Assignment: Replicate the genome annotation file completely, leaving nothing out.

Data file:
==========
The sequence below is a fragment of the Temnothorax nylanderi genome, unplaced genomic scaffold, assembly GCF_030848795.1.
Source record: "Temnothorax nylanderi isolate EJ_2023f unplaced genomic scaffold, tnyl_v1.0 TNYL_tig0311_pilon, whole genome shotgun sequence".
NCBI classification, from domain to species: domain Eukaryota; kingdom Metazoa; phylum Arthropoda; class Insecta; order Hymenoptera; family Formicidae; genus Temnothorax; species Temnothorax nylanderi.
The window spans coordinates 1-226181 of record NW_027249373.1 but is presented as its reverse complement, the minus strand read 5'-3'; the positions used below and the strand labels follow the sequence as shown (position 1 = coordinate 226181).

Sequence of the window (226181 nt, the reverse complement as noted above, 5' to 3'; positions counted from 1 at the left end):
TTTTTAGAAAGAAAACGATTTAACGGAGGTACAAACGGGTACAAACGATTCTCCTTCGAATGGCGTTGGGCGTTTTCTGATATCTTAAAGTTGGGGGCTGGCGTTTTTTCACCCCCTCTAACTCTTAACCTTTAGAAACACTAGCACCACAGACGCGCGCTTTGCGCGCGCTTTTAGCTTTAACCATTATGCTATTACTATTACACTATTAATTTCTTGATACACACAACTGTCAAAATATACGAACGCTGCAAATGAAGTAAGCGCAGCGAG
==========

The sequence below is a fragment of the Temnothorax nylanderi genome, unplaced genomic scaffold, assembly GCF_030848795.1.
Source record: "Temnothorax nylanderi isolate EJ_2023f unplaced genomic scaffold, tnyl_v1.0 TNYL_tig0311_pilon, whole genome shotgun sequence".
NCBI classification, from domain to species: domain Eukaryota; kingdom Metazoa; phylum Arthropoda; class Insecta; order Hymenoptera; family Formicidae; genus Temnothorax; species Temnothorax nylanderi.
The window spans coordinates 1-226181 of record NW_027249373.1 but is presented as its reverse complement, the minus strand read 5'-3'; the positions used below and the strand labels follow the sequence as shown (position 1 = coordinate 226181).

Sequence of the window (226181 nt, the reverse complement as noted above, 5' to 3'; positions counted from 1 at the left end):
TTTTTAGAAAGAAAACGATTTAACGGAGGTACAAACGGGTACAAACGATTCTCCTTCGAATGGCGTTGGGCGTTTTCTGATATCTTAAAGTTGGGGGCTGGCGTTTTTTCACCCCCTCTAACTCTTAACCTTTAGAAACACTAGCACCACAGACGCGCGCTTTGCGCGCGCTTTTAGCTTTAACCATTATGCTATTACTATTACACTATTAATTTCTTGATACACACAACTGTCAAAATATACGAACGCTGCAAATGAAGTAAGCGCAGCGAG